fluted soundproofing panel?

Does anyone has any experience in installing this for your home studio? how will it affect the sound of your playing? Generally we want to have the echo-ey  sound of playing in a church or a large hall way.  Will installing those soundproof panel mute the sound? 

16replies Oldest first
  • Oldest first
  • Newest first
  • Active threads
  • Popular
  • I use sound absorbing panels in my very small home studio. They don't tend to mute the direct sound to much, only the first reflections from the bare walls. I then add suitable hall/church reverb as a post recording effect.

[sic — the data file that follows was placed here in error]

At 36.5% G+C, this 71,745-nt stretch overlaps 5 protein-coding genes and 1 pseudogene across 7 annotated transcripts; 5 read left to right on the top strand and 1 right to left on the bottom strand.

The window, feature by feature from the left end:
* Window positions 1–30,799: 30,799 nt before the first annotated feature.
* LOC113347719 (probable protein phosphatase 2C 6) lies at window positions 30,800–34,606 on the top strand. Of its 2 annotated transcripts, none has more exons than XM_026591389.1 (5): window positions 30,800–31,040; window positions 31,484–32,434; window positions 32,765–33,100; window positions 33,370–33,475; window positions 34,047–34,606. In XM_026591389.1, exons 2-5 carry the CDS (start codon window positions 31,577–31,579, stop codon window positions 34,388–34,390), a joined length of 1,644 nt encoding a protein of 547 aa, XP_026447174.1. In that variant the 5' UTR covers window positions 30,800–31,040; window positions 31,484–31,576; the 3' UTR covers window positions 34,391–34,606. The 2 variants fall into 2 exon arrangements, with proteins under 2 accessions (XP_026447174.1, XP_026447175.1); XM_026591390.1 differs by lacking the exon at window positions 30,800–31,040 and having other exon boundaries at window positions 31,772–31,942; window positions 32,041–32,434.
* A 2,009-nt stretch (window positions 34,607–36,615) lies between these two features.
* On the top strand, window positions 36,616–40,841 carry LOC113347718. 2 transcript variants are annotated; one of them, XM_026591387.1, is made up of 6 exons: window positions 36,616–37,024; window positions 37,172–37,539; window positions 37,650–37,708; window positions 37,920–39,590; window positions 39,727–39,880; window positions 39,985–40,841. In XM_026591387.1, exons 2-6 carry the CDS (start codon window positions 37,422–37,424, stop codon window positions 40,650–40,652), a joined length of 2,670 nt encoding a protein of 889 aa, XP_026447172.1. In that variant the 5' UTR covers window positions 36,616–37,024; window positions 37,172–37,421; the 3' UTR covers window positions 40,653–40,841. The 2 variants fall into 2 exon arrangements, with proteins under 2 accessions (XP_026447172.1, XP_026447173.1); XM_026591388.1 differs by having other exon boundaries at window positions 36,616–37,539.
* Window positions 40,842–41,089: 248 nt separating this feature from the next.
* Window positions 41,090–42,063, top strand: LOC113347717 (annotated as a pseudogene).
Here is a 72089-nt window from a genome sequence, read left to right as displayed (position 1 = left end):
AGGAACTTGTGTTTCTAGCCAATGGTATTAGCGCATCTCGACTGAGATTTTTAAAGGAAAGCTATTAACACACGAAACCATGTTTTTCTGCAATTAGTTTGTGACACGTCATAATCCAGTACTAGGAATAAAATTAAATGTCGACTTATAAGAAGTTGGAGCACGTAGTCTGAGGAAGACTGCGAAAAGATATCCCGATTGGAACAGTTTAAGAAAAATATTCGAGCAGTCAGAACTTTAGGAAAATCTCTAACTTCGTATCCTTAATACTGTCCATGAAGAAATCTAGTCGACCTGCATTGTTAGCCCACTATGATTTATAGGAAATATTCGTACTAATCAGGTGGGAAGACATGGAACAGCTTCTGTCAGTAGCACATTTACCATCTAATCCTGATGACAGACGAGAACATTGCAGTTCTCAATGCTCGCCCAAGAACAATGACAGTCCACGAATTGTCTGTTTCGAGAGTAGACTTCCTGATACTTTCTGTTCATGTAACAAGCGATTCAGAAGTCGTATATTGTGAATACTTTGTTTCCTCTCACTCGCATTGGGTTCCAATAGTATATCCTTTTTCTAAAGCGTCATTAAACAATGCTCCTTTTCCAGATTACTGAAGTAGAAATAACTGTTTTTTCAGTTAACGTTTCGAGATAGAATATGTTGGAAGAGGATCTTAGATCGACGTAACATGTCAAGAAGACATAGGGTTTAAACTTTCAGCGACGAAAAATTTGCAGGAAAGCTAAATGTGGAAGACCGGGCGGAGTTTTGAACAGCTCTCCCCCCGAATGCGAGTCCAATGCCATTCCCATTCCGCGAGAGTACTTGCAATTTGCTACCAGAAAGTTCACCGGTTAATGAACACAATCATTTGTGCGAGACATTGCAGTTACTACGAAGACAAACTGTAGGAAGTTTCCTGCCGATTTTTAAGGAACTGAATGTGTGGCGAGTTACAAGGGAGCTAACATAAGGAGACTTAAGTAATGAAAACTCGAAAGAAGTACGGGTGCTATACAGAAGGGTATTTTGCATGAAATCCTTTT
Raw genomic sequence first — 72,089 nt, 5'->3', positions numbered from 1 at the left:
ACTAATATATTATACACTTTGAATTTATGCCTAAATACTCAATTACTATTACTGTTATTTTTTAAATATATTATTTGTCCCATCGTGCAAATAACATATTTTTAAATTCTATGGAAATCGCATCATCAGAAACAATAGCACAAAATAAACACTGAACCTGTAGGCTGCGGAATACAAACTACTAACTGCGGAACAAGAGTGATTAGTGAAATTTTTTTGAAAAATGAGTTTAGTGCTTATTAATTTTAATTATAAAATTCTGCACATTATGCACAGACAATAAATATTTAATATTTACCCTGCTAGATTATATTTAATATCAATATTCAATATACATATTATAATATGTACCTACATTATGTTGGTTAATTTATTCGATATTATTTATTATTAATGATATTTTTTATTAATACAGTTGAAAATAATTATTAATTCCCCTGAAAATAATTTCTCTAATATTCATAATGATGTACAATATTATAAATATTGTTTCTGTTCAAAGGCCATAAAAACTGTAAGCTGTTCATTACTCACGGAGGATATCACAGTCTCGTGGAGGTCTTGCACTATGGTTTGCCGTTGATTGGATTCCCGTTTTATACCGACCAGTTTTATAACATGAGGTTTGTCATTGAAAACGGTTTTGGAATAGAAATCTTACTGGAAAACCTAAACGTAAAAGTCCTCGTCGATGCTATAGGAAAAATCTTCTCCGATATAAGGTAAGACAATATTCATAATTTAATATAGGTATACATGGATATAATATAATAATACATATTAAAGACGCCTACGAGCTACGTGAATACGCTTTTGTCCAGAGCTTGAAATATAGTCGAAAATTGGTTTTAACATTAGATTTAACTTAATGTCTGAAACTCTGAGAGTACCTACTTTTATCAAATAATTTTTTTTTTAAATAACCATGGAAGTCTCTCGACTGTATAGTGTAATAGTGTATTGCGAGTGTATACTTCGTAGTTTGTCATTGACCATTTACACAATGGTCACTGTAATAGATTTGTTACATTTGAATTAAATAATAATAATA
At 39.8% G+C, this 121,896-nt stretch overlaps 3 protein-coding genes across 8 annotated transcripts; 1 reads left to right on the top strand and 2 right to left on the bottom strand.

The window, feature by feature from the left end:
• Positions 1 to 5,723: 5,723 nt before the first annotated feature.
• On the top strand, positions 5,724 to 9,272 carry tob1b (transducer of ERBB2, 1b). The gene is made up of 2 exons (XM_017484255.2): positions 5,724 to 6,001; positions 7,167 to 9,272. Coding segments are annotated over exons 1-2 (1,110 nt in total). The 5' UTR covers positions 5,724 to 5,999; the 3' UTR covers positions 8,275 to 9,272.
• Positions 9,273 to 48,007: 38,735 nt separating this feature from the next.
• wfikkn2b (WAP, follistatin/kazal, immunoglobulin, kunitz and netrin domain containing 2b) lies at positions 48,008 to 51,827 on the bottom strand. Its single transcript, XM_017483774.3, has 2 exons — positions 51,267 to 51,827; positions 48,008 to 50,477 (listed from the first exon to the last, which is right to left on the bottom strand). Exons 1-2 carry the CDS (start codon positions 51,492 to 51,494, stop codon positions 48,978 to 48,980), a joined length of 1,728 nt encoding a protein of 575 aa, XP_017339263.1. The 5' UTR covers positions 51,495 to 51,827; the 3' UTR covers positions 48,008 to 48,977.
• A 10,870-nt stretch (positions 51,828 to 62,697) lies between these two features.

Like 1
  • Most of the cheap and thin panels won't help for a better sound and would probably make it worst. It also depends of your room configuration and dimensions, for a small room under 30'x30' I fear the only interesting solution is absorption to make it almost dead. If the material is not enough thick and dense it won't absorb what you need and if they instead reflect or diffuse then the frequencies will rebound to another wall, and the problem persist. In a bad sounding room you'll never be able to have a church-like sound naturally, and if you apply a reverb plugin from a take of this non-treated room you'll only amplify the worst sound. Like you I tried multiple solutions until I figured out I had to really treat my studio room to upgrade my sound.

    Like 1
  • Also I personally prefer adding only subtle reverb because church-like and large hall reverbs tend to produce the reverse effect of what I'm looking for... I prefer detail, precision and accuracy of sound and playing, as less-permissive as possible to the player. 😅